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Parents blast San Diego Unified School Board over sex education curriculum

Posted: 11:27 PM, May 29, 2018
Updated: 2018-05-30 06:27:39Z

SAN DIEGO (KGTV) -- Dozens of parents chanted "Too much, too soon," and " Protect our kids, protect our kids," before the school board meeting Tuesday evening. 

This is the the third time in less than one year that parents have shared their concerns about the district's Sexual Health Education Program (SHEP).  The district started teaching the program last year to students in sixth, eighth and high school following the state's passage of the California Healthy Youth Act.

RELATED Parents keep kids home to protest sex-ed program

Ashley Bever is a substitute teacher in the district and mom of two middle school students. She kept her kids home from school Tuesday in protest of the program that she calls too graphic. 

"I don't think you need to give kids more explicit content in order for them to make good choices. We just want it to be age appropriate," she said. "We don't think talking about oral, anal, and vaginal sex in the sixth grade is entirely appropriate or telling middle schoolers you can use a flavored condom."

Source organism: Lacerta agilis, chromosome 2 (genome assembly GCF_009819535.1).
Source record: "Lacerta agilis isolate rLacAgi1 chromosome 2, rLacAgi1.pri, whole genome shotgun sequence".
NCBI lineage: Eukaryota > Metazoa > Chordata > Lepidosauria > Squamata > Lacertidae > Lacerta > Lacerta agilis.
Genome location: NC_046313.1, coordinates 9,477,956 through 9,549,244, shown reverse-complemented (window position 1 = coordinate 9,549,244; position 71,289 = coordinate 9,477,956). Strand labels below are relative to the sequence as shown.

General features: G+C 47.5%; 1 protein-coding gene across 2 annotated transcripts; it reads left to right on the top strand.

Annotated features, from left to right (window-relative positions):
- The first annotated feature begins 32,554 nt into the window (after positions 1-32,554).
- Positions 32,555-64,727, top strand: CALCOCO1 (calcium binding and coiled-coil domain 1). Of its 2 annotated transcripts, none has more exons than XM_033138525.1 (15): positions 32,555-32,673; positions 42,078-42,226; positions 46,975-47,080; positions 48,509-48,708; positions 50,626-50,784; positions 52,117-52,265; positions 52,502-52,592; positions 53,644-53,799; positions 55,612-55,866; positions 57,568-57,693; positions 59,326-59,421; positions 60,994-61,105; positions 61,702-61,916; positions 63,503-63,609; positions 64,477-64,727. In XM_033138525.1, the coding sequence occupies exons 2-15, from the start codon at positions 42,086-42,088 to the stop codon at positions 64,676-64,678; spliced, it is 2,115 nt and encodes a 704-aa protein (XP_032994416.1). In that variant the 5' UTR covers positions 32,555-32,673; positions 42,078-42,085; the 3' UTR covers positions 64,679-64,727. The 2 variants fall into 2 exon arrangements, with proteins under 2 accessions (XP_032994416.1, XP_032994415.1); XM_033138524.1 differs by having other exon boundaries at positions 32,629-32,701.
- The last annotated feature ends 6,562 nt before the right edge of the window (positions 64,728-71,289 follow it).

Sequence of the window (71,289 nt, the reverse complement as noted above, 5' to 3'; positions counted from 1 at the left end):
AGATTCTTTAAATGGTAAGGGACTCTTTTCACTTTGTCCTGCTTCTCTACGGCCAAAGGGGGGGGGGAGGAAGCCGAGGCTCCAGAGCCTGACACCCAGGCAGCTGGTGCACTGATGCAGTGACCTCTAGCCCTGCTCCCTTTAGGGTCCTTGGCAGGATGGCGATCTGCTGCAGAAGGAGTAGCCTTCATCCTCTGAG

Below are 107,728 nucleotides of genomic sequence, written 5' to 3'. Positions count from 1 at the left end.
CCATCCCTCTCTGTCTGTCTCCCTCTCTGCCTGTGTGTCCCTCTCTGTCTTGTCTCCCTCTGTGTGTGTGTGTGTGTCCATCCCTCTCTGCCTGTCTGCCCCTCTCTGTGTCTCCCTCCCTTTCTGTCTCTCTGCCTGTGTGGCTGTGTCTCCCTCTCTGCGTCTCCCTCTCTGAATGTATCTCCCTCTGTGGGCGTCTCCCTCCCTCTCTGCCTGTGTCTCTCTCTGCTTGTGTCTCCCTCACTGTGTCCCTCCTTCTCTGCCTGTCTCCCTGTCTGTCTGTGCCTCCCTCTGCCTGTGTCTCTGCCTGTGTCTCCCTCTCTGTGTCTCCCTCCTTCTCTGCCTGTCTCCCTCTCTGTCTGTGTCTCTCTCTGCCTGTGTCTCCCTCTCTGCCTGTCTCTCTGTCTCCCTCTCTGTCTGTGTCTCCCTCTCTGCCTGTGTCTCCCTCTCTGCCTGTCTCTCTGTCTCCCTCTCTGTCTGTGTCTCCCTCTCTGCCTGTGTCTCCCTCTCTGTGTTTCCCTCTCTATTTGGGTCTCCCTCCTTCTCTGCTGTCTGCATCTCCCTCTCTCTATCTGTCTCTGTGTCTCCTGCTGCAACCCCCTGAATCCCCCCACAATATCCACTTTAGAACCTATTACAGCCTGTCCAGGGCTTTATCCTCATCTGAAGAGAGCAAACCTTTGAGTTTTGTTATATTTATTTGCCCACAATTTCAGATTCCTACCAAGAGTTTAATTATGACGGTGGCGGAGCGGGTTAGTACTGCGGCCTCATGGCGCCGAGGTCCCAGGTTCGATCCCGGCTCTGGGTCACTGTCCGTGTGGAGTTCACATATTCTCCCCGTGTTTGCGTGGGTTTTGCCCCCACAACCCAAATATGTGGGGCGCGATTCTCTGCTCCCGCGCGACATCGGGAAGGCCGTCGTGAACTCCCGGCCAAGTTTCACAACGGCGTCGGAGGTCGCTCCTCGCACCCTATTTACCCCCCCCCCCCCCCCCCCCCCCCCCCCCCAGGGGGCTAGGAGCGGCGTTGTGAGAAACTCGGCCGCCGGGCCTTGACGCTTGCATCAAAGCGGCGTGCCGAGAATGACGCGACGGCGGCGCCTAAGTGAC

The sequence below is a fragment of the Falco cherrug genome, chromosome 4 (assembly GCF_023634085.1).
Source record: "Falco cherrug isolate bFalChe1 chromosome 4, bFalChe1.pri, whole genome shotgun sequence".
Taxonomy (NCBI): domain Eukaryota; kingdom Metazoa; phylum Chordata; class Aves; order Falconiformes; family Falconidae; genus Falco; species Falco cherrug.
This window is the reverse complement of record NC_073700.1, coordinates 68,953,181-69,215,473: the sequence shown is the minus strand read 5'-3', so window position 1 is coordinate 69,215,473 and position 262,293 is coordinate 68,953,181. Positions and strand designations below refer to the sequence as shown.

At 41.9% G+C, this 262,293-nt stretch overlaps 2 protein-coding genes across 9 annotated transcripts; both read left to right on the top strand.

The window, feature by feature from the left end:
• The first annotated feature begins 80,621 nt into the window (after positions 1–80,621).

Other parents told the board the material promotes sexual experimentation and doesn't do enough to promote abstinence and pregnancy prevention.  

 

 

"It's not about sex education, it's not about biological science, it's about promulgating and pushing a world view upon them. It's about sowing the seed of idea of gender confusion, gender dysphoria is what you're trying to promote," one parent told the board. 

District officials say students can opt out of the program with a note from their parent. They say less than one percent did so in 2017.

The board maintains the program is state mandated, but attorney Dean Broyles with the National Center for the Law and Policy said that's not true. 

"There are only recommended curriculum, there are no mandated curriculum under the CA Healthy Youth Act because it's too new and a framework has not even been developed yet," said Broyles. 

Broyles told the board parents have been waiting almost a year for the public records that show how the curriculum was adopted. He told the board if they don't get the records soon, they'll go to court to fight for them.

The board did not take any action on the issue. The item was not on the agenda. Parents say they've been asking the board to put it on the agenda for nearly a year.